The love of discussing movies is something you and I share, dear reader. Otherwise, what the heck are we doing here? And with few exceptions, there isn’t any kind of film that I love talking about more than the various works of animation created by talented artists, renderers and storytellers throughout the history of the medium. Few do it better and merit as much discussion as the folks from Emeryville, California’s own Pixar Animation Studios. And with the release of their 13th film this week, a princess story called Brave, it’s reason enough to discuss some of the best individual scenes from the Pixar catalog. Personally, I’ve never been hooked on franchise pieces like Toy Story or Cars, but have always loved Pixar’s more stand-alone efforts. Many of which, as you’ll see from the assembled list, come from visionary storytellers Brad Bird, Andrew Stanton and Pete Docter. These filmmakers and their teams have pushed the envelope, even inside the already expansive confines of Pixar’s world. From their films I’ve assembled six Scenes We Love from the films of Pixar Animation Studios. It may not be the definitive list, but it’s certainly the one that lives within my own movie-loving heart.

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Brave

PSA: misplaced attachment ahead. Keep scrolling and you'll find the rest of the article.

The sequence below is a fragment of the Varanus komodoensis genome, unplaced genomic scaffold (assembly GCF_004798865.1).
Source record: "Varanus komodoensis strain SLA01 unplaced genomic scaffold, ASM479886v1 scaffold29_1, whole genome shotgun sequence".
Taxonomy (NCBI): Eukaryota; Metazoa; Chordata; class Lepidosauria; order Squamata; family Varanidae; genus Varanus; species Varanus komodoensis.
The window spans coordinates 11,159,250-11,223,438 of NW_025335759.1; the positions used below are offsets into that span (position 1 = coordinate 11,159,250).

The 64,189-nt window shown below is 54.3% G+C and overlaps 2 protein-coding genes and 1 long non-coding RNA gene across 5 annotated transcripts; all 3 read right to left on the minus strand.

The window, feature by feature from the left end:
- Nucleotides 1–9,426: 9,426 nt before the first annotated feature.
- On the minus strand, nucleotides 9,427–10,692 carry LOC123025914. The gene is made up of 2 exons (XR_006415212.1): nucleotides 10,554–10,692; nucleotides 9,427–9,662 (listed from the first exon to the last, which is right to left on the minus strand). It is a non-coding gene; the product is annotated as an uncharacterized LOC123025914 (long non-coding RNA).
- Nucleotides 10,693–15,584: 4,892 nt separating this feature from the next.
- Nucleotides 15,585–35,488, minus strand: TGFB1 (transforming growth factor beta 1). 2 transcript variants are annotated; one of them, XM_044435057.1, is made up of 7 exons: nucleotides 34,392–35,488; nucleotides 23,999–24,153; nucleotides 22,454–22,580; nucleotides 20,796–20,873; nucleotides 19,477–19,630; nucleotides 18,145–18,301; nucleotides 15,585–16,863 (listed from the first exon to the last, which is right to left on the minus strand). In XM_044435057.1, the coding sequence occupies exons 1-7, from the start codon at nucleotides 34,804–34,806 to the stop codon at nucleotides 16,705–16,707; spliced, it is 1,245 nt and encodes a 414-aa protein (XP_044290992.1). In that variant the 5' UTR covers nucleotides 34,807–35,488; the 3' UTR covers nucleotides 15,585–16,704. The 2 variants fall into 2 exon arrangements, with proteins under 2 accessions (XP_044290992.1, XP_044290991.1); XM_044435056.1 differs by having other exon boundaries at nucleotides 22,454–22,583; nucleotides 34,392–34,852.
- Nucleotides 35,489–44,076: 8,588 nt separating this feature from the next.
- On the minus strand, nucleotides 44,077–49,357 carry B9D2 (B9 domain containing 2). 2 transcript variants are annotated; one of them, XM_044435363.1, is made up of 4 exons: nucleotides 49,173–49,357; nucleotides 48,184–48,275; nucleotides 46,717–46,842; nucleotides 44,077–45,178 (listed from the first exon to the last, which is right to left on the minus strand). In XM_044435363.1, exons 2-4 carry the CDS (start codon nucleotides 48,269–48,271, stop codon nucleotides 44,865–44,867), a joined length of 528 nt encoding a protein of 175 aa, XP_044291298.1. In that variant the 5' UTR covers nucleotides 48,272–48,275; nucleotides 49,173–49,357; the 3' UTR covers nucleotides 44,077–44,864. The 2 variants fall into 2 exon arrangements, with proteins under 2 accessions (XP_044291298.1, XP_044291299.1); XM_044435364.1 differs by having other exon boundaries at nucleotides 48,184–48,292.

As an entertainment company, Disney has never been short of stature in a few key areas. Most notably, they’ve always been good at selling fantastical stories and moving movie-sized boxes of merchandise in their wake. They built an entire theme park around their properties, constantly move home video releases in and out of a metaphorical vault, and they always seem to come up with stories that serve two purposes: capture the adoration of youth and then get them to convince their parents to buy them things to fuel those fires of love. And for years, fairy tales and princess stories have been their bread and butter. Conversely, the folks at Pixar have always marched to a slightly different beat. They’ve always simply made stories they thought were fun, not that they necessarily thought we’d buy. Movies about talking toys, runaway fish, and main characters who can’t even talk. For Pixar (even though they became an official part of Disney in 2006 and had a working relationship with the Mouse House well before that), they’ve never made anything that felt like a Disney movie. That is, until their latest film, Brave. For better or worse, a product of princess story perception or real influence, Brave is a Disney movie at heart. And depending upon who you ask, it’s either a major misstep for Pixar or an evolutionary one for its parent company.